ACE Study (Adverse Childhood Experiences = Negative Experiences in Childhood) by Vincent Felitti and his team, has been a large-scale study that takes an extended period. It analyzed not only sexual abuse but all youth traumas and their cohesion.
Instead of just looking at a single trauma event, they have done quantitative research too. How many traumas does a child sustain? Moreover, what is the effect of stack traumas?
What have they done for the ACE Study?
They have followed more than 17,000 participants over decades and given the occurrence of ACE: Adverse Childhood Experiences.
They analyzed students with sexual abuse, violence in the family, being bullied at school, a missing parent, a disabled brother or sister, the death of a family member or a severe accident. They included the ten most common ACEs in the study.
The outcome is shocking and enlightening
When you have one traumatic childhood experience, you usually get through well. This has little effect on your susceptibility to severe, life-threatening illnesses, cancer, heart attack, diabetes, and more.
According to Vincent, If you have experienced two or more, then you already have a slightly higher risk of all these diseases. If you have sustained 3 or more traumas, the chance of these serious diseases increases exponentially! A shocking outcome.
A 30% higher chance of cancer?
What does that mean if you have three traumas in your youth, you have a 30% higher chance of cancer, chronic bronchitis and emphysema or heart problems (or at $% even 45% larger)? Yes, that’s what it means.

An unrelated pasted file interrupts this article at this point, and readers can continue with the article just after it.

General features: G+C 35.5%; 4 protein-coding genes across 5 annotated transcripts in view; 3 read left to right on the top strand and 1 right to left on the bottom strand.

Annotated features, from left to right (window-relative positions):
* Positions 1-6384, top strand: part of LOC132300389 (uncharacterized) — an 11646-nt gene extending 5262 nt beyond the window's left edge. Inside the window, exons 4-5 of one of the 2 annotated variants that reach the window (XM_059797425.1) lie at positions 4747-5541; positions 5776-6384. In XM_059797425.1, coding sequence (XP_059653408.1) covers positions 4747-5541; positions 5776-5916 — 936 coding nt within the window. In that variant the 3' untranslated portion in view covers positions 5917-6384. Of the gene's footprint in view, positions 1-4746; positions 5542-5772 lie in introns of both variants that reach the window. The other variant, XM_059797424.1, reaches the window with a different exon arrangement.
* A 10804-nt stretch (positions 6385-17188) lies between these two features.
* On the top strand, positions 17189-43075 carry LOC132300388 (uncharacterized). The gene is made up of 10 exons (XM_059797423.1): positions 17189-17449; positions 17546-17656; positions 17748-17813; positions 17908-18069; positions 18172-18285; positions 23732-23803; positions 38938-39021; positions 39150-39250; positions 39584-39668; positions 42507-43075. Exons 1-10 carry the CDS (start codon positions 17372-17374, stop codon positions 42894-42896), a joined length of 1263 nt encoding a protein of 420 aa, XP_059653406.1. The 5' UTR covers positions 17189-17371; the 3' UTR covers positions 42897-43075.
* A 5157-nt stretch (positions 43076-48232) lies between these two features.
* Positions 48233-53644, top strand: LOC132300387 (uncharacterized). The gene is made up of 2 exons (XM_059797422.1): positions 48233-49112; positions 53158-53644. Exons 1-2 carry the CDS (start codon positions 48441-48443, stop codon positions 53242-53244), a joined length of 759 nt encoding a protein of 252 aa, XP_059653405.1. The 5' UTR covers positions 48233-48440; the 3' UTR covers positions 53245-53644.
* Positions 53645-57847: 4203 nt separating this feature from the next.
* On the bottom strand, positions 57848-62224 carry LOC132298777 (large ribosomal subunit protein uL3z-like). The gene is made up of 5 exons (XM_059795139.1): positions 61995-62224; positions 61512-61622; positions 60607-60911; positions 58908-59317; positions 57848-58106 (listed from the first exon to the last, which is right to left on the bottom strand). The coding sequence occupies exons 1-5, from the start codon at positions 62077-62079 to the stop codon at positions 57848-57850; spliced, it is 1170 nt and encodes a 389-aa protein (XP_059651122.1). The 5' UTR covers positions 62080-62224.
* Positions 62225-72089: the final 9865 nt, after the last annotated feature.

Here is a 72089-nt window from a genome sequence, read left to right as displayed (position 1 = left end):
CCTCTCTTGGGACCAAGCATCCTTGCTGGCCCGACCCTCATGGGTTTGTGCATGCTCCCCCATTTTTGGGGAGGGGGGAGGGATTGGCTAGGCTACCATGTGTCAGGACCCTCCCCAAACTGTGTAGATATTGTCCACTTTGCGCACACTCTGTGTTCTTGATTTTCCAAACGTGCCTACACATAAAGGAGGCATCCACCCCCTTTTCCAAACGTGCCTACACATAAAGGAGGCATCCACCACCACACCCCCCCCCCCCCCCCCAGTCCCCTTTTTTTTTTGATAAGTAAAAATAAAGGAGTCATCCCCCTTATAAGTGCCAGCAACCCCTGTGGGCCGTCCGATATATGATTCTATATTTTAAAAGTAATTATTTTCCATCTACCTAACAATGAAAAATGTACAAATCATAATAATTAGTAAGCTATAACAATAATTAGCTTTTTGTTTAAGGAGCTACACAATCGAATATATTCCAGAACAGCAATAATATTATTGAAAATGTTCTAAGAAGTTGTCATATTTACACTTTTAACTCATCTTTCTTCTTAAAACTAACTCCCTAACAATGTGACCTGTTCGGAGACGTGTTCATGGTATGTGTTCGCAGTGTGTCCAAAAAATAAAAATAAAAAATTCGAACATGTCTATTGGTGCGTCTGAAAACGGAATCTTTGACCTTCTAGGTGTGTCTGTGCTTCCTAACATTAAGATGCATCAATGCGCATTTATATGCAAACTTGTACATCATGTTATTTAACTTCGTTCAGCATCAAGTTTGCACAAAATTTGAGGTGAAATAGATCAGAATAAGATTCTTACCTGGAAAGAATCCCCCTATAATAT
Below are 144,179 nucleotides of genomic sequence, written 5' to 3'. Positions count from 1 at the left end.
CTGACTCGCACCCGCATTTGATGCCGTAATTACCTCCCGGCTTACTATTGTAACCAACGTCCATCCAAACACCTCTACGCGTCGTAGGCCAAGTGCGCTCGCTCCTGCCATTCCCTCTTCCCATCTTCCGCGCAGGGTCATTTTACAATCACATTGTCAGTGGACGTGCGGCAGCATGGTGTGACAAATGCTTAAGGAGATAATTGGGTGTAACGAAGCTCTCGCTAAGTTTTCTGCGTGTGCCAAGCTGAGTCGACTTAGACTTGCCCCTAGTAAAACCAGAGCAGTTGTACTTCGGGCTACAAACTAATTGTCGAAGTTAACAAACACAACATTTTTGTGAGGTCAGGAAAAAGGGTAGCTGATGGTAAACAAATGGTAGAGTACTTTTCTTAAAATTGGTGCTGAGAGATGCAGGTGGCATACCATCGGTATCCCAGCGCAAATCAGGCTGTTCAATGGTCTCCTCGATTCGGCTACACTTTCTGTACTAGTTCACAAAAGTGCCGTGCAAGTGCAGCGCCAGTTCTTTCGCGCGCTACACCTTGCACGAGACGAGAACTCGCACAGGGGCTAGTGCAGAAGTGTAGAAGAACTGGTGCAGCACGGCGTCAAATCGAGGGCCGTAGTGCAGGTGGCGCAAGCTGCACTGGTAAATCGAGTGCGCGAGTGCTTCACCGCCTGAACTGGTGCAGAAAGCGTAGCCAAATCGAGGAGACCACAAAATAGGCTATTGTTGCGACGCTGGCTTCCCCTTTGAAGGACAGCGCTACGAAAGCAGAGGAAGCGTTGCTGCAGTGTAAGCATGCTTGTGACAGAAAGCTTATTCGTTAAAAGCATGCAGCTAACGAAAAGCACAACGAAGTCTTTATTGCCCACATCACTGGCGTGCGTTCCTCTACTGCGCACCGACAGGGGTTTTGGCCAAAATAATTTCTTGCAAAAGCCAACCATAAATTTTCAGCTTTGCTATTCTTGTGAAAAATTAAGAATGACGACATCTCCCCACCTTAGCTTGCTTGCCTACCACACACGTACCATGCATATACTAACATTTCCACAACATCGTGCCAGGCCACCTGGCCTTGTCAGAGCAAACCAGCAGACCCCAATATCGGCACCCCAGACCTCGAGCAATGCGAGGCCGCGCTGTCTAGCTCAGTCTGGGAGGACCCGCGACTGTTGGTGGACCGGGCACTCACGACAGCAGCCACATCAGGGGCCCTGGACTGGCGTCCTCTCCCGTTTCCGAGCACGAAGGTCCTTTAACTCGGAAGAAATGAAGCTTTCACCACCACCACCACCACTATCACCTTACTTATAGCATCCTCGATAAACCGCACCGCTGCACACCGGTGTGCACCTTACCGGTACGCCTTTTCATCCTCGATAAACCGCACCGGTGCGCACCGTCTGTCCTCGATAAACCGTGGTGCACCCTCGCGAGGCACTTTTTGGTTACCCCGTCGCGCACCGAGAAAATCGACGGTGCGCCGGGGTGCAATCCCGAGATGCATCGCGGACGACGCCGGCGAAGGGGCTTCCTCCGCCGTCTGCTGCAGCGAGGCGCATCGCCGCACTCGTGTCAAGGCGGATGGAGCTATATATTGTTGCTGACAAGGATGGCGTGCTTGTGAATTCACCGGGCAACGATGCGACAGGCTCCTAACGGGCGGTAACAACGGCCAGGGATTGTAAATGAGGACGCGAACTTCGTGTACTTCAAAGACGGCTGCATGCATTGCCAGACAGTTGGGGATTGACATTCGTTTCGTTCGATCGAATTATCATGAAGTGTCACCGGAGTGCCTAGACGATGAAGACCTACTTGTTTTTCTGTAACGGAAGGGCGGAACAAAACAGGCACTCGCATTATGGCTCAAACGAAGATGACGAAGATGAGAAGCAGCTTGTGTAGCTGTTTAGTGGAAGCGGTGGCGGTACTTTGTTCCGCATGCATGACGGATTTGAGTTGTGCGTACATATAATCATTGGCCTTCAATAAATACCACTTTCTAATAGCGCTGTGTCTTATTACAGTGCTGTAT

Moreover, I am not talking about psychological issues, chronic headache complaints, autoimmune diseases and many other diseases that are not directly life-threatening, but that have a positive influence on the quality of life.
Sexual abuse rarely comes alone
Vincent has been working for some time with people who have been sexually abused, and it strikes him that sexual harassment is almost always one of several traumatic childhood experiences. In a family where sexual abuse takes place, there is often more wrong than just the violence.
Violence is typical — for example, a missing mother or a divorce. If sexual abuse comes true, there is sometimes a home placement, which is also a traumatic experience. In short: sexual abuse is often part of a variety of traumas. Moreover, that increases the risk of various life-threatening diseases exponentially.
The good news
The good news in this mountain of misery, it is now clear and known that traumatic experiences in childhood make a significant contribution to later physical distress.
The organization where Vincent Felitti works, Kaiser Permanente, is one of the largest health insurance companies in America. This means that they have a tremendous financial interest in reducing traumatic experiences in childhood.
Reducing youth trauma high on the agenda
It is with good reason that we see high-ranking people, up to the president, suddenly speaking out in America against sexual abuse and domestic violence. From a human, compassionate aspect that is a meaningful action and from a financial point of view, a sensible one.
Insurers, therefore, have a great interest in reducing sexual abuse. With this, we have found a (capital) powerful fellow in the prevention of sexual abuse. Have you ever noticed yourself a social injustice that is followed by another violence? Let me know in the comment below!
Trauma informed trainer and motivational speaker Derek Clark survived horrific child abuse before being abandoned into the foster care system for thirteen years. His ACE score is very high. He is a popular keynote speaker for childhood trauma and childhood development conferences throughout the world. to find out more, visit www.IWillNeverGiveUp.com